Last Sunday (February 17) was a sad day for the Liberation Tigers of Tamil Eelam (LTTE), since it lost in battle another senior stalwart who had rendered yeoman service to the movement for more than two decades.
Lt. Col Thava, or Thavam as he was called, was not one widely known to the world like Tiger Police Commissar Suppiah Paramu Thamilselvan. But in his own quiet way, Thava was responsible for portraying the LTTE in a positive light and projecting the Tiger cause worldwide.
Apart from his combat duties Lt. Col Thava was functioning since 1990 as the chief cinematographer of the LTTE’s Nitharsanam television station.
In recent times he was also the deputy chief of the Tigers’ Film Division. In addition,... (See Inside)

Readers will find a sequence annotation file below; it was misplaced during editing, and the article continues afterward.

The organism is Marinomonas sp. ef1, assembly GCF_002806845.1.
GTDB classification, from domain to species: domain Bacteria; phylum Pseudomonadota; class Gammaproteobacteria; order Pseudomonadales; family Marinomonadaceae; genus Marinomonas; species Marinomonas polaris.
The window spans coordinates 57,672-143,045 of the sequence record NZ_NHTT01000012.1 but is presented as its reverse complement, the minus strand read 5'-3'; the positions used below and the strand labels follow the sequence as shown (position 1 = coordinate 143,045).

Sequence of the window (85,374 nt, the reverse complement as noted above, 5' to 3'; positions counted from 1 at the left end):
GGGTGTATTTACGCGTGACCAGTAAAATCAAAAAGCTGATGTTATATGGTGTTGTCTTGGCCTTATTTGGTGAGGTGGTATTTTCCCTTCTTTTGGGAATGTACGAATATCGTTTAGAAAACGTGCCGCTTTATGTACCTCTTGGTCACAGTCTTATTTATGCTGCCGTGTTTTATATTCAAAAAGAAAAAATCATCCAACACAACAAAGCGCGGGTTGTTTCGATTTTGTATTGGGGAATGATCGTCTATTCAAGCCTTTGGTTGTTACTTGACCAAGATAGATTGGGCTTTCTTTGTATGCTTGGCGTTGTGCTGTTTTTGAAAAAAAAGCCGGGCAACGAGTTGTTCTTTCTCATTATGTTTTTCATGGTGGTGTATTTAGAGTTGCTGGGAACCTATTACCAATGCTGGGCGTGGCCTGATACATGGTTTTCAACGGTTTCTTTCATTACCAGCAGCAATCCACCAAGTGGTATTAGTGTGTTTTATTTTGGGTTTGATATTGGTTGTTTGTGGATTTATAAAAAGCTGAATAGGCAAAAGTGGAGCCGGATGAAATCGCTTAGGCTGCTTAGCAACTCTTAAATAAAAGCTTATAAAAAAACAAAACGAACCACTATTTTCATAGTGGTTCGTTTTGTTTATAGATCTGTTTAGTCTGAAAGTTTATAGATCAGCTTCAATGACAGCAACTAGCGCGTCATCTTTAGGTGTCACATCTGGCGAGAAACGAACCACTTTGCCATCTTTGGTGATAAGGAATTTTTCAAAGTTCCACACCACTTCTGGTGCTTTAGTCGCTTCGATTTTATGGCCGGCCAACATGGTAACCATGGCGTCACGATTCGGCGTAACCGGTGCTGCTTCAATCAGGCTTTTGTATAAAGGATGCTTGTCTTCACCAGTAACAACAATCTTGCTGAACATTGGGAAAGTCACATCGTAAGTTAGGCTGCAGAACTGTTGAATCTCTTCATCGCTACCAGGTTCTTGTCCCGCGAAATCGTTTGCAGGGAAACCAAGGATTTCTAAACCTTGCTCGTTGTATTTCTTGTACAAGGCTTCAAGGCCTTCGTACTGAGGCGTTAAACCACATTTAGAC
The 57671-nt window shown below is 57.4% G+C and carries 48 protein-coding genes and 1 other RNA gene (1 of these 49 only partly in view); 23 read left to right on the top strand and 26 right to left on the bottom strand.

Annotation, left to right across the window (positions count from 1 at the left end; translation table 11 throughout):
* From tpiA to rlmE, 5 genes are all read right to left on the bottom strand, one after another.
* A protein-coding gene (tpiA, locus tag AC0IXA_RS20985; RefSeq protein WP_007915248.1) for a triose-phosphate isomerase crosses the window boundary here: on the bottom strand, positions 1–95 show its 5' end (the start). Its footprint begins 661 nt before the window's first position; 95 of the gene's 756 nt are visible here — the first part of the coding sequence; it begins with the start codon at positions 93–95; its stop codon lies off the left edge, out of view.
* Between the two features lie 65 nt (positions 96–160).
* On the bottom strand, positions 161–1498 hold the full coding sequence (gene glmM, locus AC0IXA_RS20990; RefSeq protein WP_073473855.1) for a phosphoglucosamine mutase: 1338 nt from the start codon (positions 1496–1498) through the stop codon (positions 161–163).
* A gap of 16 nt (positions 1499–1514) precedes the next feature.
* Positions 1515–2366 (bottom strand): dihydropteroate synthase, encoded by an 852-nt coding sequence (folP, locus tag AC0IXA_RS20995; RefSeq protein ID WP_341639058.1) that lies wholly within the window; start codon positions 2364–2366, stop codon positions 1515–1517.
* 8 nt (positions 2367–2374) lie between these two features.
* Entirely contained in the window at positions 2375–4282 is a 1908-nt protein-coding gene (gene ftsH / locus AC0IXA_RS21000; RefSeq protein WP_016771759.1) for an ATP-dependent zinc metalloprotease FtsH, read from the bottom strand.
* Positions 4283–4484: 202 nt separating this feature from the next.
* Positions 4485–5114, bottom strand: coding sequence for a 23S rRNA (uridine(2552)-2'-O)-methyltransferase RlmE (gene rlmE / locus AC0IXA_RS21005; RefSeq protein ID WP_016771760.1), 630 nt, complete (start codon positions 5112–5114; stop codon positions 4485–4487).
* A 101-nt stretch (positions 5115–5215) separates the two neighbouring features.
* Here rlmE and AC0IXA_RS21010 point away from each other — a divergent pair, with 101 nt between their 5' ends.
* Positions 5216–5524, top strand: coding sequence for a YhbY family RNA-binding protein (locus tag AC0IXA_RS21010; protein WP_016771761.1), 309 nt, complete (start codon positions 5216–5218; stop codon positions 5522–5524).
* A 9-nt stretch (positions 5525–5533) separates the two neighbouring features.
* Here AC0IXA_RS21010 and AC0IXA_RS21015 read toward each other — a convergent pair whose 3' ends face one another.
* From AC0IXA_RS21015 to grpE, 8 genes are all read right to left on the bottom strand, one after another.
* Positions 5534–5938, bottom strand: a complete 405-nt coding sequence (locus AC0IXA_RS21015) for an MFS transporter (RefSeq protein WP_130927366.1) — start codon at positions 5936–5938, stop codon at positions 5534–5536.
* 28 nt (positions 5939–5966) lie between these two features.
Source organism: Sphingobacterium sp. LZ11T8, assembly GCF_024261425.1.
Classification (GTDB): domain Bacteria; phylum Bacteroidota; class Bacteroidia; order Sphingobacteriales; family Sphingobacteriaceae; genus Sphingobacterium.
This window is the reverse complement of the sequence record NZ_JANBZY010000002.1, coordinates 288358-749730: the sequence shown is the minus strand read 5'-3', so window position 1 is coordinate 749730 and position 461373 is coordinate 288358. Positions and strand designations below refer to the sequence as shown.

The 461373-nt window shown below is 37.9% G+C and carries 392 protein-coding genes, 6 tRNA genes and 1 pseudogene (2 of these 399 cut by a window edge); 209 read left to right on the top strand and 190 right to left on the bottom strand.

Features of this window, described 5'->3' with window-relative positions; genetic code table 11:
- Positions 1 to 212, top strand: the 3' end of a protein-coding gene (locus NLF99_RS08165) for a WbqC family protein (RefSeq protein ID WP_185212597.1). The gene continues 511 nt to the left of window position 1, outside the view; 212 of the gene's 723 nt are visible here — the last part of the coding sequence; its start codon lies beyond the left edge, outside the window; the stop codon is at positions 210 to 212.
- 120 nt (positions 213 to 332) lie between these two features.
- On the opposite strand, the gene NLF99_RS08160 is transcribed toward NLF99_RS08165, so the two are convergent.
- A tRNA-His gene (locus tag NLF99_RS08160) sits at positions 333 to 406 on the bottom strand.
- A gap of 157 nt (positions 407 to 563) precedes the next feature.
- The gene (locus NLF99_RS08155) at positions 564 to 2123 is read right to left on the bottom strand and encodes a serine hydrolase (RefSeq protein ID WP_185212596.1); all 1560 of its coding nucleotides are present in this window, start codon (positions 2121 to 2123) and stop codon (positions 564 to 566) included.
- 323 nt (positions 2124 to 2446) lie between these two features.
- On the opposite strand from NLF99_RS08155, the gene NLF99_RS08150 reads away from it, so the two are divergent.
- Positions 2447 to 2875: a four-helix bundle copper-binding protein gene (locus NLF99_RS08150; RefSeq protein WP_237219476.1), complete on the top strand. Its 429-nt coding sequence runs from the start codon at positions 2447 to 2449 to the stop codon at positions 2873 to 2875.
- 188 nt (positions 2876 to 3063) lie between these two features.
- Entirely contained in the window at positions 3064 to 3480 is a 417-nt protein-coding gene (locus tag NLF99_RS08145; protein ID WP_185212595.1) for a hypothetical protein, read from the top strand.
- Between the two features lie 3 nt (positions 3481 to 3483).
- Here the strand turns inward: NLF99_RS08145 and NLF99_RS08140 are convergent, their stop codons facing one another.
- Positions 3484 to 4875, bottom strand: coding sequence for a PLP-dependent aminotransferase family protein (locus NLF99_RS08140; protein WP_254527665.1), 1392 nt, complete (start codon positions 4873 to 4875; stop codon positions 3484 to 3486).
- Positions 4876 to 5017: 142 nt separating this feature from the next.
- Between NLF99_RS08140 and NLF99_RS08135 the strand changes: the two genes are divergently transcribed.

Calm before the storm?
Precisely 15 days from today, the people of Batticaloa will, willingly or unwillingly, participate in the local polls conducted by the government after nearly 20 years.
While an election in any part of the world is viewed as an exercise to reflect on the democratic nature of that particular nation, one wonders how the hastily decided polls in Batticaloa would turn out to be.
Calm environment
Ever since Elections Commissioner Dayananda Dissanayake called for nominations, to date, there haven’t been any significant incidents making news, except... (See Inside)

 

SPORTS

Batting has let us down — Sanga
Sri Lanka’s vice-captain Kumar Sangakkara was frustrated at his team’s batting performance as they suffered their seventh successive defeat to world champions Australia on Friday.
The visitors’ gamble to bowl first -- expecting the match to be shortened by the weather -- looked to have paid off when they restricted Australia to just 184 for seven from their 50 overs.